Finally, if the measurement is public employees per capita, Nevada is the leanest state government in the nation, with 3.86 percent of the population working in the public sector. (That number includes local governments, which tend to be more robust than state government here in Nevada.)
Gibbons said he had honored his pledge not to raise taxes -- and vowed he would continue to do so.
"'No New Taxes' is not a cliché," he said. "To me it means more than that. It is a plan."
He added: "More government spending and more government mandates are never the answer. With 13 percent of our citizens unemployed, Nevada cannot continue to fund government as we know it today. Society is changing. State government must change with it. We must focus on the important services which ensure life, health, education and public safety. We will have to eliminate programs and services which make some people feel good, but which we simply can no longer afford. We must cut government spending to ease the burden on our citizens and our businesses."
Senate Majority Leader Steven Horsford said Gibbons' plan to have all state departments cut their budgets by 10 percent would not solve the crisis.
The effects, he said, could mean "the closure of a state prison, reduction of services to the elderly, and would roll back decades of progress that has been made to improve mental health, K-12 and higher education, further jeopardizing the general welfare and safety of all of us."
So to scale back cuts to education, Horsford said Democrats favor stepping up enforcement to collect unpaid taxes and ensuring that mining and other industries "pay their fair share of fees."
In other areas, he proposed reducing the cost of professional and service contracts, scaling back some state services to four days a week and cutting hours of operation and closing buildings and departments where necessary.
Horsford agreed that taxes were off the table in the short term, but said the Legislature must enact a "fair, broad-based and equitable" tax structure when the economy recovers.
"We must invest in economic growth and expansion," Horsford said. "And we must learn from the mistakes of the past so that we never return to this period of time where we are forced to choose between meeting our basic obligations and investing in our future."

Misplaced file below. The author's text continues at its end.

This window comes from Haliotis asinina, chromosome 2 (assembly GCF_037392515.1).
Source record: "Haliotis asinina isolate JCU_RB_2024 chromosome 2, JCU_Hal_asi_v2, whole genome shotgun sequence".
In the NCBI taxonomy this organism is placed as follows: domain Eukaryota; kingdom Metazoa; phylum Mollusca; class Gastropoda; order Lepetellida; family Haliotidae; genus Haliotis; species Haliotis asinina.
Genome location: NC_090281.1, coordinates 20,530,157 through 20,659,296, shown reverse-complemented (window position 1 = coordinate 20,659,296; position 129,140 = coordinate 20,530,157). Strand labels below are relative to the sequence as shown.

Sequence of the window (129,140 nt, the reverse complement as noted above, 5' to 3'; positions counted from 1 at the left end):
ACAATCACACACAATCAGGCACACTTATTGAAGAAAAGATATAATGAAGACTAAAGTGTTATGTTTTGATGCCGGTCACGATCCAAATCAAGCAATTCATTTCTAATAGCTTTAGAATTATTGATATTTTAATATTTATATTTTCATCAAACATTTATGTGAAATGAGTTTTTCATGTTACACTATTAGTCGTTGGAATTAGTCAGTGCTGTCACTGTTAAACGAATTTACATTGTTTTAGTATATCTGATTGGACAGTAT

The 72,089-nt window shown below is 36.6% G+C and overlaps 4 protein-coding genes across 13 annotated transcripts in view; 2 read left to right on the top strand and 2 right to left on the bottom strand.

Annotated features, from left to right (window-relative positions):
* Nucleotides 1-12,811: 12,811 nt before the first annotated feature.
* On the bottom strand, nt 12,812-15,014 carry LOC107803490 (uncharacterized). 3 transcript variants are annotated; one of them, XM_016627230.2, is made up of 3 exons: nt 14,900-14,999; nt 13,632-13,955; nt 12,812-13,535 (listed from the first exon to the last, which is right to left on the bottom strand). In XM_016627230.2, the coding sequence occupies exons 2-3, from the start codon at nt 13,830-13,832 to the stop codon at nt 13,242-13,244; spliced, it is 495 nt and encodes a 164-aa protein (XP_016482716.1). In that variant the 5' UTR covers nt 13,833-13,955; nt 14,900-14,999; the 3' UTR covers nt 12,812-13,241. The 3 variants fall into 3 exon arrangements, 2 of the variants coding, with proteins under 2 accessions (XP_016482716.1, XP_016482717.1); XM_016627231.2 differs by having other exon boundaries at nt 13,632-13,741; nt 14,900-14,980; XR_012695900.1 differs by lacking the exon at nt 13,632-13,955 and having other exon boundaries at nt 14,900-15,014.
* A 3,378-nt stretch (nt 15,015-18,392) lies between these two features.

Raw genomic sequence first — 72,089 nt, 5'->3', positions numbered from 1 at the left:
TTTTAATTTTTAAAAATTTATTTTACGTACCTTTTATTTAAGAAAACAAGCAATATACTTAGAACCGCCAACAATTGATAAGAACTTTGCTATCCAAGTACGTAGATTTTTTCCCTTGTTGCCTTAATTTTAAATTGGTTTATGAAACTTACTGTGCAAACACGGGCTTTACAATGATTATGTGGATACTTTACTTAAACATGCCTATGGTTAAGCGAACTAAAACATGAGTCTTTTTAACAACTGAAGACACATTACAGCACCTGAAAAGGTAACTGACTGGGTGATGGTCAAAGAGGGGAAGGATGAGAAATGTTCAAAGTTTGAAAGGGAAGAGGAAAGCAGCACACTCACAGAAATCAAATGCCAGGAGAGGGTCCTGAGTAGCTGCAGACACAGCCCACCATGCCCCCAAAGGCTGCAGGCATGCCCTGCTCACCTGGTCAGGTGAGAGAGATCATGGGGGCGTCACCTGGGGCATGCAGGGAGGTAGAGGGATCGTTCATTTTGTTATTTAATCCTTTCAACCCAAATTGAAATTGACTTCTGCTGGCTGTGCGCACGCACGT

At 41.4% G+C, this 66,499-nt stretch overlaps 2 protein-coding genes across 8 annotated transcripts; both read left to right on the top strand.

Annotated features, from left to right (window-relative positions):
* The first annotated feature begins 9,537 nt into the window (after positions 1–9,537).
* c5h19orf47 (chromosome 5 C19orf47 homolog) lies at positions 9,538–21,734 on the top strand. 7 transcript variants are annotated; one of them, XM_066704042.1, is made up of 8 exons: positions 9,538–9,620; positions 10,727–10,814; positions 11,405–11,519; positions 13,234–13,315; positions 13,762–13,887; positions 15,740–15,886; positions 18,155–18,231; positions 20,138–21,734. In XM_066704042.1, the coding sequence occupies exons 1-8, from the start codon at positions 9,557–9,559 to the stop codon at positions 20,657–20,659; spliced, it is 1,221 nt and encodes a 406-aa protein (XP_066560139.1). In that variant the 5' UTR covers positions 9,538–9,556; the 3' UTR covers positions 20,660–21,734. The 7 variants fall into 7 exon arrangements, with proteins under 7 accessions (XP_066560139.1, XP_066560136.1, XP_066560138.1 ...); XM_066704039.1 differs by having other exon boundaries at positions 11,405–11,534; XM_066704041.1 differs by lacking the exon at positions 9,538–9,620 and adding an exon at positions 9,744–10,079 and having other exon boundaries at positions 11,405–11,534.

Horsford encouraged Nevadans to weigh in at a series of public budget hearings in Las Vegas and Carson City this week.
Rory Reid, the Clark County Commission chairman and likely Democratic gubernatorial nominee, blamed Gibbons for the state's fiscal crisis.
"This situation is a result of the void of leadership in the governor’s office," Reid said in a statement. "The failure to develop any strategy for diversifying our economy – even in the face of global recession, brought us to this day. The signs have been there for years that Nevada's economy could not survive by relying only on tourism."
In his speech, Gibbons replayed last year's legislative session, singling out Democrats for tax increases.
"The balanced budget I submitted imposed no new taxes and allowed no expansion of state government," he said. "The Nevada Legislature disregarded my solution. They raised taxes one-billion dollars, and they made government bigger. They made the wrong call. I vetoed their new taxes and their inflated spending. I thought it was wrong then. I know it’s wrong now. I planned responsibly. They gambled on new taxes and we all lost."
He followed: "Despite the Legislature’s new taxes, our state revenues continue going down. More taxes have not helped Nevada’s economy. They never will."
In Gibbons' saying he kept his promise to not raise taxes by vetoing the 2009 tax increase, he's not being entirely truthful. He allowed a significant hotel room tax increase to become law, neither signing nor vetoing it.
Gibbons said he has ordered both the Nevada Commissions on Tourism and Economic Development to submit reports within 30 days with ideas on how to attracts visitors and businesses to the state. He also said he was working to bring green jobs to Nevada, citing a recycling pilot program in Carson City that he hopes to make statewide. If successful, he said the program could make Nevada "the recycling capital of the west."
"I am up to this challenge," he said. "I will never surrender. I am not a quitter."
J. Patrick Coolican contributed to this report.